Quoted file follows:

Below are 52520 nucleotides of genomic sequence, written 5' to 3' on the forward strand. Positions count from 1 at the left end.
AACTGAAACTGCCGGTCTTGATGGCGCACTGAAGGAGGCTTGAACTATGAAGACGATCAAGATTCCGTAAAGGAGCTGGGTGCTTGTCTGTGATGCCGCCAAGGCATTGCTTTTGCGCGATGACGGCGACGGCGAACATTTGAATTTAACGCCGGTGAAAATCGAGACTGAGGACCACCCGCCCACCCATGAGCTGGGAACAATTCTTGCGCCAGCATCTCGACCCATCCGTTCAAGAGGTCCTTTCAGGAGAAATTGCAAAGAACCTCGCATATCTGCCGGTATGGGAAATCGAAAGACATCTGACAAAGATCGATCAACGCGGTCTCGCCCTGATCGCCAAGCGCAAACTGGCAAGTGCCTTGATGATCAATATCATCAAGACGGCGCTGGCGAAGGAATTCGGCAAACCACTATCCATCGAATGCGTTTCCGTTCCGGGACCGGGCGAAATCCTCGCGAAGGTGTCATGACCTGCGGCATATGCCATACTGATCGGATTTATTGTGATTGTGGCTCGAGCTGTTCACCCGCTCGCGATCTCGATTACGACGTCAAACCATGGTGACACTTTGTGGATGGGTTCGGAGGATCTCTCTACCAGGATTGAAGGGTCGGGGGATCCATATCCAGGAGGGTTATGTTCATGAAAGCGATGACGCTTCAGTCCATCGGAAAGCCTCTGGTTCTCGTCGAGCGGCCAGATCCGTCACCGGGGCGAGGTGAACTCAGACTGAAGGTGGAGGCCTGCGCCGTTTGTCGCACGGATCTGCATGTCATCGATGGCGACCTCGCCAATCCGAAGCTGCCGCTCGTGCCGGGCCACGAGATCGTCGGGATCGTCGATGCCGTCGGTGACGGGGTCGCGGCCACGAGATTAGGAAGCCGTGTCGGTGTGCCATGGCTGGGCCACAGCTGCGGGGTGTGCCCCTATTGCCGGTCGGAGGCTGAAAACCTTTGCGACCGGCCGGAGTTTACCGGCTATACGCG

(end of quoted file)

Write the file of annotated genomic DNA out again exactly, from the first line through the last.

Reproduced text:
Below are 52520 nucleotides of genomic sequence, written 5' to 3' on the forward strand. Positions count from 1 at the left end.
AACTGAAACTGCCGGTCTTGATGGCGCACTGAAGGAGGCTTGAACTATGAAGACGATCAAGATTCCGTAAAGGAGCTGGGTGCTTGTCTGTGATGCCGCCAAGGCATTGCTTTTGCGCGATGACGGCGACGGCGAACATTTGAATTTAACGCCGGTGAAAATCGAGACTGAGGACCACCCGCCCACCCATGAGCTGGGAACAATTCTTGCGCCAGCATCTCGACCCATCCGTTCAAGAGGTCCTTTCAGGAGAAATTGCAAAGAACCTCGCATATCTGCCGGTATGGGAAATCGAAAGACATCTGACAAAGATCGATCAACGCGGTCTCGCCCTGATCGCCAAGCGCAAACTGGCAAGTGCCTTGATGATCAATATCATCAAGACGGCGCTGGCGAAGGAATTCGGCAAACCACTATCCATCGAATGCGTTTCCGTTCCGGGACCGGGCGAAATCCTCGCGAAGGTGTCATGACCTGCGGCATATGCCATACTGATCGGATTTATTGTGATTGTGGCTCGAGCTGTTCACCCGCTCGCGATCTCGATTACGACGTCAAACCATGGTGACACTTTGTGGATGGGTTCGGAGGATCTCTCTACCAGGATTGAAGGGTCGGGGGATCCATATCCAGGAGGGTTATGTTCATGAAAGCGATGACGCTTCAGTCCATCGGAAAGCCTCTGGTTCTCGTCGAGCGGCCAGATCCGTCACCGGGGCGAGGTGAACTCAGACTGAAGGTGGAGGCCTGCGCCGTTTGTCGCACGGATCTGCATGTCATCGATGGCGACCTCGCCAATCCGAAGCTGCCGCTCGTGCCGGGCCACGAGATCGTCGGGATCGTCGATGCCGTCGGTGACGGGGTCGCGGCCACGAGATTAGGAAGCCGTGTCGGTGTGCCATGGCTGGGCCACAGCTGCGGGGTGTGCCCCTATTGCCGGTCGGAGGCTGAAAACCTTTGCGACCGGCCGGAGTTTACCGGCTATACGCG